|Publication number||US5183608 A|
|Application number||US 07/816,226|
|Publication date||Feb 2, 1993|
|Filing date||Jan 3, 1992|
|Priority date||Jan 3, 1992|
|Also published as||DE69201434D1, DE69201434T2, EP0549873A1, EP0549873B1|
|Publication number||07816226, 816226, US 5183608 A, US 5183608A, US-A-5183608, US5183608 A, US5183608A|
|Inventors||Donald L. Guile|
|Original Assignee||Corning Incorporated|
|Export Citation||BiBTeX, EndNote, RefMan|
|Patent Citations (16), Referenced by (60), Classifications (34), Legal Events (5)|
|External Links: USPTO, USPTO Assignment, Espacenet|
The present invention relates to a method of making a porous ceramic article suitable for use as a diesel particulate filter and capable of being substantially dielectrically dried.
It is well known that solid particulates and larger particles may be filtered from fluids (i.e., gases and/or liquids) by passing the particulate contaminated fluids through porous, walled honeycomb structures. U.S. Pat. No. 4,329,162 describes and claims honeycomb filters for removing carbonaceous solid particulates from diesel engine exhausts and other filtering applications. A typical diesel particulate filter ("DPF") has a multiplicity of interconnected thin porous walls which define at least one inlet surface and one outlet surface on the filter and a multiplicity of hollow passages, or cells, extending through the filter from an inlet surface or an outlet surface or both. Inlet cells are open at least one inlet surface to admit contaminated fluid into the filter. The inlet cells are closed where they adjoin any outlet surface of the filter. Outlet cells are formed open at an outlet surface to discharge fluid which has passed through the filter. The outlet cells are similarly closed where they adjoin any inlet surface. The interconnected thin walls are provided with an internal interconnected open porosity which allows the fluid to pass from the inlet to the outlet cells while restraining a desired portion of the solid particulates in the fluid.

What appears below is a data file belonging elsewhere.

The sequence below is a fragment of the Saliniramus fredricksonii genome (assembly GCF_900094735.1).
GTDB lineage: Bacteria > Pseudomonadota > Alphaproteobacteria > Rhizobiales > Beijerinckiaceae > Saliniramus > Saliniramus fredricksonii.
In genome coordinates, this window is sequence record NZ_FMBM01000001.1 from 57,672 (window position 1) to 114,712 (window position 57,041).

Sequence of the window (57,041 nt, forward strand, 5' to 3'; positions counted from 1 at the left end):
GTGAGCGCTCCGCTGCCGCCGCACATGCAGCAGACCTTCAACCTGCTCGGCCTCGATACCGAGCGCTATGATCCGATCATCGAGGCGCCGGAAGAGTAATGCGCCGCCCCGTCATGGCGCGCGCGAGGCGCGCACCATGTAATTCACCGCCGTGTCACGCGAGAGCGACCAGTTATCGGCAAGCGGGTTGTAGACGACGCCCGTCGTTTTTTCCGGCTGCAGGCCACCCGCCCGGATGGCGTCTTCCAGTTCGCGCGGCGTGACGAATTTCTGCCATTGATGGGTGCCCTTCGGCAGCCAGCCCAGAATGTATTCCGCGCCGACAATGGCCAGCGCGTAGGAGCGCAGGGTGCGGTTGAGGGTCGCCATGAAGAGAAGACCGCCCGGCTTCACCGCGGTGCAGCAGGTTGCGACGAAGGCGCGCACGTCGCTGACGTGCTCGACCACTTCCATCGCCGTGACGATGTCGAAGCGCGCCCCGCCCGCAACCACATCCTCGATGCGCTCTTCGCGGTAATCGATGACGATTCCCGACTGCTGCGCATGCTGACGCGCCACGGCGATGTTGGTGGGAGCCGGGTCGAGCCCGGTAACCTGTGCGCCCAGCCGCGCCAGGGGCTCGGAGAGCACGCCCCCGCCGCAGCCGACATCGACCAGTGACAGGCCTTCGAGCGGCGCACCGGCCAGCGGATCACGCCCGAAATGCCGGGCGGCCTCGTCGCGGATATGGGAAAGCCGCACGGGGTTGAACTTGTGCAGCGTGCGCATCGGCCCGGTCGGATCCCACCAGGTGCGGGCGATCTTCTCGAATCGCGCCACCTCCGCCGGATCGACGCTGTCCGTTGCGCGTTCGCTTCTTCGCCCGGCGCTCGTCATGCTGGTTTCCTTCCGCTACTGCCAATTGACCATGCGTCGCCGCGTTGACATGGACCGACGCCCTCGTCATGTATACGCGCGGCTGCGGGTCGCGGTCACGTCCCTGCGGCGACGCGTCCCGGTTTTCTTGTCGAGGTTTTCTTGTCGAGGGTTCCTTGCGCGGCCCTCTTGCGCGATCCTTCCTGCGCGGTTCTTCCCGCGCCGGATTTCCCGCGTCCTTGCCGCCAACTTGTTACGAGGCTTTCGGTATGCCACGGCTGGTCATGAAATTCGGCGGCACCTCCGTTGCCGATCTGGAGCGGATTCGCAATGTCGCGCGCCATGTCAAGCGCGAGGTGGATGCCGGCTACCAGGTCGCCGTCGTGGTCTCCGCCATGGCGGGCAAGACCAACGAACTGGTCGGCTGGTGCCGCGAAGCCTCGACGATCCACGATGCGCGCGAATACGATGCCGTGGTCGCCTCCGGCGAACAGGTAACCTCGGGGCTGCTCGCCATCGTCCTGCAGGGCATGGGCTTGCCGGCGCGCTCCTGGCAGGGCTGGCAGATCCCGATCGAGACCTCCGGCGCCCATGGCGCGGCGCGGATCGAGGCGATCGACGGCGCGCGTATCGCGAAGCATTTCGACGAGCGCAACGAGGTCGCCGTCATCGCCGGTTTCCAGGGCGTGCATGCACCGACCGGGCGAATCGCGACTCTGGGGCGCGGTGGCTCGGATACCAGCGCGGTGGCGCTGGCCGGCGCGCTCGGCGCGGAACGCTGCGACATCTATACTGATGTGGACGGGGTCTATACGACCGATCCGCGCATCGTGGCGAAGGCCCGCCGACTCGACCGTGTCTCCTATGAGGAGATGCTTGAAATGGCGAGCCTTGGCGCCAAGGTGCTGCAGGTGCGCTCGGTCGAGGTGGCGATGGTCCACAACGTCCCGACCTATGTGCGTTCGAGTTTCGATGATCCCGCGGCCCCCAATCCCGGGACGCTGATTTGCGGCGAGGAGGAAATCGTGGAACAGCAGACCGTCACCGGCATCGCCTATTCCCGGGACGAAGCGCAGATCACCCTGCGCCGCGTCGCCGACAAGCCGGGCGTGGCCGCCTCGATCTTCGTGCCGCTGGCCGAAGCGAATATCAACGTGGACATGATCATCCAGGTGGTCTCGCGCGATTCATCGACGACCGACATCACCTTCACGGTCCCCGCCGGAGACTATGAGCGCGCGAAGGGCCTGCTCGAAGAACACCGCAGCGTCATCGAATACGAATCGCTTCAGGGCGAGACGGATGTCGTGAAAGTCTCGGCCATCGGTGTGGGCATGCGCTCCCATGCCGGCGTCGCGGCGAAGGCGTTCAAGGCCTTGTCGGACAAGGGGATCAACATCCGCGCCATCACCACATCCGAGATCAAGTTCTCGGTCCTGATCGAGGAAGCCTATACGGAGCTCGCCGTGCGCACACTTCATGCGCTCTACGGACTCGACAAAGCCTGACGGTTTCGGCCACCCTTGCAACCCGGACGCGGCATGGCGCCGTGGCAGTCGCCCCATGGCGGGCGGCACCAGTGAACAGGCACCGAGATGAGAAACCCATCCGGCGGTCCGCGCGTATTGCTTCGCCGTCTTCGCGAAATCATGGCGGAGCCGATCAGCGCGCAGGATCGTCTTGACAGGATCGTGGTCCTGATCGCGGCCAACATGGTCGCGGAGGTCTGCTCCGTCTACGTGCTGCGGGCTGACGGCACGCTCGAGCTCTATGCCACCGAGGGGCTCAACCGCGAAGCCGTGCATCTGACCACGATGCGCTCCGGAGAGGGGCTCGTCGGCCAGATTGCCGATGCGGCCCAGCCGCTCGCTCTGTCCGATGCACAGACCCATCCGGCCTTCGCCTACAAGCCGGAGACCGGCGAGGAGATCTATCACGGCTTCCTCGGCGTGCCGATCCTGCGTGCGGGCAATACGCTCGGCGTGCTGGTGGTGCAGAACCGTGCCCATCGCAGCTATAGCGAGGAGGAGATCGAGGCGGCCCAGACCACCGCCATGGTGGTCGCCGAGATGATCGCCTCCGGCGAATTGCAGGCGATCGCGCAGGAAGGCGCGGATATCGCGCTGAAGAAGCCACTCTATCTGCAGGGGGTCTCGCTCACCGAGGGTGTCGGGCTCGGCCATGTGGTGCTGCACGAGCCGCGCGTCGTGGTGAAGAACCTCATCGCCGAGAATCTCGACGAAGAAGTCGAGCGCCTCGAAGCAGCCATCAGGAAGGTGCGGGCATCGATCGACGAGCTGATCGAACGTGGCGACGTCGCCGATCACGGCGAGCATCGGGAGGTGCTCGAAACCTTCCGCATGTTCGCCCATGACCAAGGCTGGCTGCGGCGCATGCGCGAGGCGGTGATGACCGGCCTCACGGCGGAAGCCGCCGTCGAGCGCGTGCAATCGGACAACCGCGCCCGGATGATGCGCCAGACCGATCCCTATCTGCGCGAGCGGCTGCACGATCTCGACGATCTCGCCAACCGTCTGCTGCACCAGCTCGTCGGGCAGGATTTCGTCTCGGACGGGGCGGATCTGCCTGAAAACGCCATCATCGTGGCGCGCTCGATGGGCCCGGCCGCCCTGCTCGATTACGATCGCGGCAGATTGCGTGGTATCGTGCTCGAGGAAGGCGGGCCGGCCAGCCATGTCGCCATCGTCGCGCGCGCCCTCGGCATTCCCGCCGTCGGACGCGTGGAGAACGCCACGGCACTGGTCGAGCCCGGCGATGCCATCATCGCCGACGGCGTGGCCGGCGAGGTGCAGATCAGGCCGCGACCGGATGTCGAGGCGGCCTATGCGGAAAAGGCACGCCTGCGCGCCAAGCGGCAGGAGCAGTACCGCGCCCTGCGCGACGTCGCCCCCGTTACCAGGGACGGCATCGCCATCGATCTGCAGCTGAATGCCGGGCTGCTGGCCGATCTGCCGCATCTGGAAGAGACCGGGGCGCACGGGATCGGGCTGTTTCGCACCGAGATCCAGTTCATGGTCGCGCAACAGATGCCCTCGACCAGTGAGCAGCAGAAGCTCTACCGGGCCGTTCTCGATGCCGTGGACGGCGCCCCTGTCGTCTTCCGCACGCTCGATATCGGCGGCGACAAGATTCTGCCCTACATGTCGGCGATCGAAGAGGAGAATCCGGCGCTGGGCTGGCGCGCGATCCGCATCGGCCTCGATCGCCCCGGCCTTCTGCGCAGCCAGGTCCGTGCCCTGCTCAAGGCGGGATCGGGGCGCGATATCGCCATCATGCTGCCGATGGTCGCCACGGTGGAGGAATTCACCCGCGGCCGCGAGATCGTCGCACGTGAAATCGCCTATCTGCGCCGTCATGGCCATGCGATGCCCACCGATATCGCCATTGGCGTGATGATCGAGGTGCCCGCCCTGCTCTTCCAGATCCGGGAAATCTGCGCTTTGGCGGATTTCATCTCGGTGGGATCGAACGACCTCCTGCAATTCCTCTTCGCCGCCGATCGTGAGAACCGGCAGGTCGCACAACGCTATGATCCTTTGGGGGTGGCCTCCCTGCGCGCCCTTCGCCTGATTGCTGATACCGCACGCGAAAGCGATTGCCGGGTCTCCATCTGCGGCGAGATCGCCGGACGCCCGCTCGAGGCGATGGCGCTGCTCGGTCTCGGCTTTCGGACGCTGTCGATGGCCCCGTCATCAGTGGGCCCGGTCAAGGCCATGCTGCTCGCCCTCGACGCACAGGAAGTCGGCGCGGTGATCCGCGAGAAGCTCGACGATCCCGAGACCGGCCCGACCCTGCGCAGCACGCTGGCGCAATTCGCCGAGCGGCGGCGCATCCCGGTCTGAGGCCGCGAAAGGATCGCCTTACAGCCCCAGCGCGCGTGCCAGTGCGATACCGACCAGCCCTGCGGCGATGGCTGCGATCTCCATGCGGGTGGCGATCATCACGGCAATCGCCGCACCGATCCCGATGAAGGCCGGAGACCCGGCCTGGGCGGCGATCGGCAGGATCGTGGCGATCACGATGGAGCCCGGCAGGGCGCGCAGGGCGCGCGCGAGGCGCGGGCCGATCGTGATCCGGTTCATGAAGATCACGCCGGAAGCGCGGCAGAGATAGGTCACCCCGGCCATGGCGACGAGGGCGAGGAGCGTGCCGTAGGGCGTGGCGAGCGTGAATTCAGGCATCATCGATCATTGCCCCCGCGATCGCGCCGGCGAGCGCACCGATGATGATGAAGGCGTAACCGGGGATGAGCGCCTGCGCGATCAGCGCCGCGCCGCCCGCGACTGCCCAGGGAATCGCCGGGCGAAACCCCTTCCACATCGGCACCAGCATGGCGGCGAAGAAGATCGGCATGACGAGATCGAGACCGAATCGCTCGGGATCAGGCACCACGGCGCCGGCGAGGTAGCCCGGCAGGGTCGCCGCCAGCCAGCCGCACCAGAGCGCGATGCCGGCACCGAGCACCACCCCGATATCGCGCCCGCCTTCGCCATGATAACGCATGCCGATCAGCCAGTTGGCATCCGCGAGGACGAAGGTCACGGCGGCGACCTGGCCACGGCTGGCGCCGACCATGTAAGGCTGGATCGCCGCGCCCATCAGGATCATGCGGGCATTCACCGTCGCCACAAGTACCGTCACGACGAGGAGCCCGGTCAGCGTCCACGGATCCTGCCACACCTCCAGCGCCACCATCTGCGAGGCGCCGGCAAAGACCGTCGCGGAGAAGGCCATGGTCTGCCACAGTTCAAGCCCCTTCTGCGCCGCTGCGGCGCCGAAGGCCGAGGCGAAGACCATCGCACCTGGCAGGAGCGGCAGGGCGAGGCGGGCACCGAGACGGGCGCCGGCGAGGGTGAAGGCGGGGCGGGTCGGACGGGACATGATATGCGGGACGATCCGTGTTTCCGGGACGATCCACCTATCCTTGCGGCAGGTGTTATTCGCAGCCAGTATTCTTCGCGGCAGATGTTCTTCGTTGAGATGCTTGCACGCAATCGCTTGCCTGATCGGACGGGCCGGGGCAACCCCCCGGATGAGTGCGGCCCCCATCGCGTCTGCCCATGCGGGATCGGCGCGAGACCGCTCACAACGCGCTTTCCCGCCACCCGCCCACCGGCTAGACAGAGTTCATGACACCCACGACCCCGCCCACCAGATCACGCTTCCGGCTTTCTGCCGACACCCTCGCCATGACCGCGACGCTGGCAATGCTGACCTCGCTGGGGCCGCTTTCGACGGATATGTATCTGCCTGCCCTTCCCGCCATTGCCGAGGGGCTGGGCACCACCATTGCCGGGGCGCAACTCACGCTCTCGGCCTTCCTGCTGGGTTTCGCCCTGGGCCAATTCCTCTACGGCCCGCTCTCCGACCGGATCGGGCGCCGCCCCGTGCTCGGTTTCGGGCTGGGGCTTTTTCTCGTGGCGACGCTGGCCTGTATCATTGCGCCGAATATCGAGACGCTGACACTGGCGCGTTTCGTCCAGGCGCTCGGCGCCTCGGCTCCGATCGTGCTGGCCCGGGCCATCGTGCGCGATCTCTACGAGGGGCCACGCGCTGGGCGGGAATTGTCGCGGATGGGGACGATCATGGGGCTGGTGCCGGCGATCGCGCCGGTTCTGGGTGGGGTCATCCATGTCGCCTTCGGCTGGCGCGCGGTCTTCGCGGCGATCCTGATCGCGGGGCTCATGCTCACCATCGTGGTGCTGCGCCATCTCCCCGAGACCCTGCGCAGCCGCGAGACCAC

The particulates are trapped in or collected on the surfaces of the thin walls defining the inlet cells. As the mass of collected particulates increases, back pressure across the filter increases and/or the flow rate of fluid through the filter decreases until an undesirable level of back pressure and/or flow rate is reached and the filter either is regenerated by removal of the trapped particulates or discarded. DPFs are typically installed in a housing which, like a muffler or catalytic converter, is inserted into the exhaust system of a diesel engine equipped vehicle.
To produce the required porosity in a ceramic substrate to be used as a particulate filter, a "burnout" material is commonly added to and mixed with ceramic precursors prior to firing. This pore-forming material is burned out when the ceramic precursors are fired to produce the hardened ceramic body. The most common burnout material used in ceramic articles is graphite because it produces pores of optimal size and good overall porosity without swelling which can cause cracking or weakening of the ceramic article.